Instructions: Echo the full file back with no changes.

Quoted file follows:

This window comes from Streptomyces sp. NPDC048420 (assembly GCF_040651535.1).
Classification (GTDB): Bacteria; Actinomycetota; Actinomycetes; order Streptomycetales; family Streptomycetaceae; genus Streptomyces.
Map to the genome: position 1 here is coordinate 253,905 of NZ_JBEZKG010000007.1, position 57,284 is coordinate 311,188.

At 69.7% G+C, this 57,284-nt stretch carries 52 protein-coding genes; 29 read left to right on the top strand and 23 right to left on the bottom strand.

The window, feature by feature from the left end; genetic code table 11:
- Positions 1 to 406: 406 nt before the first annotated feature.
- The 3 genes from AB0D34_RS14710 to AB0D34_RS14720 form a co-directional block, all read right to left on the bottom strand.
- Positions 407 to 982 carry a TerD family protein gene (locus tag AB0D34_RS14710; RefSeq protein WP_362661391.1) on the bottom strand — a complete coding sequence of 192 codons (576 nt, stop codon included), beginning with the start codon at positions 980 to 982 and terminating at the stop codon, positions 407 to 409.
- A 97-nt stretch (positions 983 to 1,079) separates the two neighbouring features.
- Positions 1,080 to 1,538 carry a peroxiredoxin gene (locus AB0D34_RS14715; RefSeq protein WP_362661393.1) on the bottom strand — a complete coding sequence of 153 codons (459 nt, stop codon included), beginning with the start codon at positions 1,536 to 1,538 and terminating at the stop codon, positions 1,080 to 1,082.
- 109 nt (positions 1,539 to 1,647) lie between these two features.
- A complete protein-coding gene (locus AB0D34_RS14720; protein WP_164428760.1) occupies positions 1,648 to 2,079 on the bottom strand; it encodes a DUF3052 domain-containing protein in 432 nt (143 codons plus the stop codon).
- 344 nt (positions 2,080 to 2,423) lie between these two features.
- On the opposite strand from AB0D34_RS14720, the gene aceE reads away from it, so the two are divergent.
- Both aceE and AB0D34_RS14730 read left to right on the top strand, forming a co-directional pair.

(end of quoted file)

This window comes from Streptomyces sp. NPDC048420 (assembly GCF_040651535.1).
Classification (GTDB): Bacteria; Actinomycetota; Actinomycetes; order Streptomycetales; family Streptomycetaceae; genus Streptomyces.
Map to the genome: position 1 here is coordinate 253,905 of NZ_JBEZKG010000007.1, position 57,284 is coordinate 311,188.

At 69.7% G+C, this 57,284-nt stretch carries 52 protein-coding genes; 29 read left to right on the top strand and 23 right to left on the bottom strand.

The window, feature by feature from the left end; genetic code table 11:
- Positions 1 to 406: 406 nt before the first annotated feature.
- The 3 genes from AB0D34_RS14710 to AB0D34_RS14720 form a co-directional block, all read right to left on the bottom strand.
- Positions 407 to 982 carry a TerD family protein gene (locus tag AB0D34_RS14710; RefSeq protein WP_362661391.1) on the bottom strand — a complete coding sequence of 192 codons (576 nt, stop codon included), beginning with the start codon at positions 980 to 982 and terminating at the stop codon, positions 407 to 409.
- A 97-nt stretch (positions 983 to 1,079) separates the two neighbouring features.
- Positions 1,080 to 1,538 carry a peroxiredoxin gene (locus AB0D34_RS14715; RefSeq protein WP_362661393.1) on the bottom strand — a complete coding sequence of 153 codons (459 nt, stop codon included), beginning with the start codon at positions 1,536 to 1,538 and terminating at the stop codon, positions 1,080 to 1,082.
- 109 nt (positions 1,539 to 1,647) lie between these two features.
- A complete protein-coding gene (locus AB0D34_RS14720; protein WP_164428760.1) occupies positions 1,648 to 2,079 on the bottom strand; it encodes a DUF3052 domain-containing protein in 432 nt (143 codons plus the stop codon).
- 344 nt (positions 2,080 to 2,423) lie between these two features.
- On the opposite strand from AB0D34_RS14720, the gene aceE reads away from it, so the two are divergent.
- Both aceE and AB0D34_RS14730 read left to right on the top strand, forming a co-directional pair.